Merger with Fairfax will ease CIG’s liquidity struggles
CIG CEO Raoul Gamsu says local trading conditions have been catastrophic
Consolidated Infrastructure Group (CIG) is set for a cash injection after the Competition Tribunal approved its merger with Canadian-based investment firm Fairfax Africa Holdings (FAH).
In addition to improving liquidity, the move will boost CIG’s efforts to turn around struggling power infrastructure subsidiary Consolidated Power Projects Group (Conco).
CIG CEO Raoul Gamsu said the company had struggled in the SA market because of the dearth of investment by state-owned companies.
Conco provides power and extraction services, such as the supply of low-, medium-and high-voltage solutions, electrical substations, overhead power lines and renewable energy.
Gamsu said local trading conditions had been catastrophic. The company needed additional capital to entrench itself in the international market, he said.
Earlier in 2018 CIG said the transaction with FAH was part of steps to review and evaluate the company’s long-term funding requirements and capital structure. At the time, CIG said FAH, which has a market capitalisation of $660m, sought long-term capital appreciation by investing in public and private equity securities and debt instruments in Africa.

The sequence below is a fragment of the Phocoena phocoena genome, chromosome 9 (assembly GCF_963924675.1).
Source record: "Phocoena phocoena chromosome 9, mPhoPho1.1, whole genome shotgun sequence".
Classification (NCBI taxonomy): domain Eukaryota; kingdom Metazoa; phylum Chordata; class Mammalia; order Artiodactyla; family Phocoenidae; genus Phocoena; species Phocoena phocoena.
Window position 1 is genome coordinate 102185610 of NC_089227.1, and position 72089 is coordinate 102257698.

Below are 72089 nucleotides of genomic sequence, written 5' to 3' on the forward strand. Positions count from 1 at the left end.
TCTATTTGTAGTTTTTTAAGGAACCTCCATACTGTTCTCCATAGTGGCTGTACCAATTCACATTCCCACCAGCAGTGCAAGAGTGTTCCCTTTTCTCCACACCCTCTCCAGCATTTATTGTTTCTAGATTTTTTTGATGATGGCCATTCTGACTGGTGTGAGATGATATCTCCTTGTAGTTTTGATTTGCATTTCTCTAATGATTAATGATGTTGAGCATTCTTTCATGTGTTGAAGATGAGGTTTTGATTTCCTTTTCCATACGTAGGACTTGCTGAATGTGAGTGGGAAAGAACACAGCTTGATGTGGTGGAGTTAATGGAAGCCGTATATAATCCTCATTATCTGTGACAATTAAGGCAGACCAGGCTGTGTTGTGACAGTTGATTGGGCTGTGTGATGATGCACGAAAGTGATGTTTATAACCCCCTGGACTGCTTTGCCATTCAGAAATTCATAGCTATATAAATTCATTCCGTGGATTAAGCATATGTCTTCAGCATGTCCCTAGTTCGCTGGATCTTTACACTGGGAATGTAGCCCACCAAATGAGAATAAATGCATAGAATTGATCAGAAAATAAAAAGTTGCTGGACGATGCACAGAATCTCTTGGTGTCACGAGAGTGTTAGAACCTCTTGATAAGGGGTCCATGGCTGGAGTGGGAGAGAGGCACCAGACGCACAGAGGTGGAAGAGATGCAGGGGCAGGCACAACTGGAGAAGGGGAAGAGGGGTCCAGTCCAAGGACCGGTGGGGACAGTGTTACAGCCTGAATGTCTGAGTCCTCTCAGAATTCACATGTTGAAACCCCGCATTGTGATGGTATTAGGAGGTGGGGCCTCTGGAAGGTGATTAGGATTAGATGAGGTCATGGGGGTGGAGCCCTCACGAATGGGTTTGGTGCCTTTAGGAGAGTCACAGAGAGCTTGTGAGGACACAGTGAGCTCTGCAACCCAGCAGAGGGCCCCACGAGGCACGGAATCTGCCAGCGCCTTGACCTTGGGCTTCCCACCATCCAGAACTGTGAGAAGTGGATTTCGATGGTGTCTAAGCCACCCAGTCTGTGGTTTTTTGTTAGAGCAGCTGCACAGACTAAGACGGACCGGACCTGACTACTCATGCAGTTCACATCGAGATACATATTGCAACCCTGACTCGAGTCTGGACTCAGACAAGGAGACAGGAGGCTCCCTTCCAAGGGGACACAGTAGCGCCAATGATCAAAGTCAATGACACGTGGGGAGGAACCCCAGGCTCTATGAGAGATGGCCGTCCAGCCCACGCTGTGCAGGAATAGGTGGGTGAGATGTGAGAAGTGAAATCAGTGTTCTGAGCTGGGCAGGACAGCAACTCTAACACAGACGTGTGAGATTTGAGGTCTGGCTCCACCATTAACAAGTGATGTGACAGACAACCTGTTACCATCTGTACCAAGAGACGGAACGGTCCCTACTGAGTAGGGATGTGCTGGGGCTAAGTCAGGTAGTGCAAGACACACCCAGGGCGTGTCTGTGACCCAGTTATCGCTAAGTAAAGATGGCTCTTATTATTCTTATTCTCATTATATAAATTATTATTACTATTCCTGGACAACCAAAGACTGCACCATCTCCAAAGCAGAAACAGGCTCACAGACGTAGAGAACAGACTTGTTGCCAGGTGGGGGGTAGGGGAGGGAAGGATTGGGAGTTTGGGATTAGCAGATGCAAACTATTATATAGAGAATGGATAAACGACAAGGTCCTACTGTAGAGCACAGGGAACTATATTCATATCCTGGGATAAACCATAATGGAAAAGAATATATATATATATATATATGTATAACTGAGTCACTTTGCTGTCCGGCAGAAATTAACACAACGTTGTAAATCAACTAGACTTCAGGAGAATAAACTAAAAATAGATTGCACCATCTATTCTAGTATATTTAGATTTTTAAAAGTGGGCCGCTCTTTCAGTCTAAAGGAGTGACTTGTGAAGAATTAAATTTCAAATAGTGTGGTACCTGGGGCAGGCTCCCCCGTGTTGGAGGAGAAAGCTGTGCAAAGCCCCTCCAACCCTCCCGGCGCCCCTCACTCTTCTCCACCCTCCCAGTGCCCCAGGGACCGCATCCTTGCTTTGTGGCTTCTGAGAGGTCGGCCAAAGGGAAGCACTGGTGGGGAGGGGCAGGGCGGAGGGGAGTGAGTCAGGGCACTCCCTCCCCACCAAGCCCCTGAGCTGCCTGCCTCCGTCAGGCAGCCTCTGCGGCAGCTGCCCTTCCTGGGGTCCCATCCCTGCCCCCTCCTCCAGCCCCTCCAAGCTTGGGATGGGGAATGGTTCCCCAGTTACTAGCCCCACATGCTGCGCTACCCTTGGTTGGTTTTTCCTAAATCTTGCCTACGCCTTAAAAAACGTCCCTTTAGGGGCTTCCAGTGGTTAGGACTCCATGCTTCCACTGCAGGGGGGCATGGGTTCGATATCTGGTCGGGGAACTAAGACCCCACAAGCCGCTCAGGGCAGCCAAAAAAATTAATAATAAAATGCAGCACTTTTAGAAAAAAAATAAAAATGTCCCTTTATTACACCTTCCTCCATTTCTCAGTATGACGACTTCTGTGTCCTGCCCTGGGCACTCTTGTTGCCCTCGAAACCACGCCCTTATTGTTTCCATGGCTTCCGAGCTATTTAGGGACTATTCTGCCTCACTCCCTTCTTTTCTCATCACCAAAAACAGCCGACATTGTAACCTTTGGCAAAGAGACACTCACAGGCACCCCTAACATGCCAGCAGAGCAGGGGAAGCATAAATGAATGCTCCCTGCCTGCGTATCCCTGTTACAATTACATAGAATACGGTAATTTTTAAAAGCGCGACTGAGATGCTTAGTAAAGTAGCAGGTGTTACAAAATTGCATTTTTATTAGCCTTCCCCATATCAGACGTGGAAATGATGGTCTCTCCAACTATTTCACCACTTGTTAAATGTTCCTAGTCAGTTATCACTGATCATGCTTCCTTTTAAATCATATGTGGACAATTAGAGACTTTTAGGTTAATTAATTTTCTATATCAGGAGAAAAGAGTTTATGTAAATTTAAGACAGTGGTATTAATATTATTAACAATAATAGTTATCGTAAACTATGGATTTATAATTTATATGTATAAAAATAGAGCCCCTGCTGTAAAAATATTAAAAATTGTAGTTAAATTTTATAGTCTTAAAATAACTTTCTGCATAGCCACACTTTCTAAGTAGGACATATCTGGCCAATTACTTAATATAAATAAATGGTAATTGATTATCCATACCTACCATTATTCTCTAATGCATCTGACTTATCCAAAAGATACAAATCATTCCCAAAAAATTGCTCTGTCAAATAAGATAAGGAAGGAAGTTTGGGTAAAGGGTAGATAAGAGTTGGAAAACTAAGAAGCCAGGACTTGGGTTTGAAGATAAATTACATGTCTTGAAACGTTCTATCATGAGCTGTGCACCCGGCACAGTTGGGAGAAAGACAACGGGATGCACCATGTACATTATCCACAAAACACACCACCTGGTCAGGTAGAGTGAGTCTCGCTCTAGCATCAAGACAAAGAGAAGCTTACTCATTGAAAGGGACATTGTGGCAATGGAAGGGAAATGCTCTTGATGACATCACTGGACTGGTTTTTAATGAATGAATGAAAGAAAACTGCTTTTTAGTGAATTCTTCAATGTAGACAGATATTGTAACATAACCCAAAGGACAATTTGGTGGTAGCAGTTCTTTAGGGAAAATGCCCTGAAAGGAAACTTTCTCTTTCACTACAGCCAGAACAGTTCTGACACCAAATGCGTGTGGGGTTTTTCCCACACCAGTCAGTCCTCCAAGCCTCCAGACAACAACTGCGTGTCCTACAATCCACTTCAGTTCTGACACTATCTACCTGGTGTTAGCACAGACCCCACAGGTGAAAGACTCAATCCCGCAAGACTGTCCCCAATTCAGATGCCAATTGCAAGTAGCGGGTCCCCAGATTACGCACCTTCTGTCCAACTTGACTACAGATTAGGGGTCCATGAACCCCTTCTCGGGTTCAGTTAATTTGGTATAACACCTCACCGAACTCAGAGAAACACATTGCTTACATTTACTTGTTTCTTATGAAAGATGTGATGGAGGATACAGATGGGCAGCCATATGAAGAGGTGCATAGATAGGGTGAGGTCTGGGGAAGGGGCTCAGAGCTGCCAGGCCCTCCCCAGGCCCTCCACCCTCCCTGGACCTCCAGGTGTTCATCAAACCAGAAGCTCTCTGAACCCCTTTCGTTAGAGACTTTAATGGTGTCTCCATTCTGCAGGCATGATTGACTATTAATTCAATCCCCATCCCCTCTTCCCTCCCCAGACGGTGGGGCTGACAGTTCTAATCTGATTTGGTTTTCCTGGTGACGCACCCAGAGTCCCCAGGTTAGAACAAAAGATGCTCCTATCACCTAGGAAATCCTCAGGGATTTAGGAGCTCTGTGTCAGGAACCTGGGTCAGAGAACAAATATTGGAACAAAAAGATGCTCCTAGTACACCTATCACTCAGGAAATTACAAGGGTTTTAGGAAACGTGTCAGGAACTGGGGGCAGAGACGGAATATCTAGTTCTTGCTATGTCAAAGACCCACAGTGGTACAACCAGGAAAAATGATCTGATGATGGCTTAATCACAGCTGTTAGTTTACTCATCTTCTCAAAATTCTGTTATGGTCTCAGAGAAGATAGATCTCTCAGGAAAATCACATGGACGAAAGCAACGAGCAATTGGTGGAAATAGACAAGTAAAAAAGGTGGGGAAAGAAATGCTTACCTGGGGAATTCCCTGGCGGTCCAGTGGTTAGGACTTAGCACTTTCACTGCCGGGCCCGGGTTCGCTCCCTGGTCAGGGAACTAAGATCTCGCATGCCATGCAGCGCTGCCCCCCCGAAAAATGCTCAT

"They are good at capital allocation," Gamsu said.
The Competition Commission, which assesses mergers before referring them to the tribunal for decisions, said it had considered the activities of CIG and FAH "and found that the proposed transaction does not result in a horizontal overlap because the acquiring group does not provide any products or services that are substitutable to the target firm’s products and services".
The commission said the transaction was unlikely to substantially prevent or lessen competition in any market in SA. It also found that the proposed transaction does not raise any employment concerns, it said.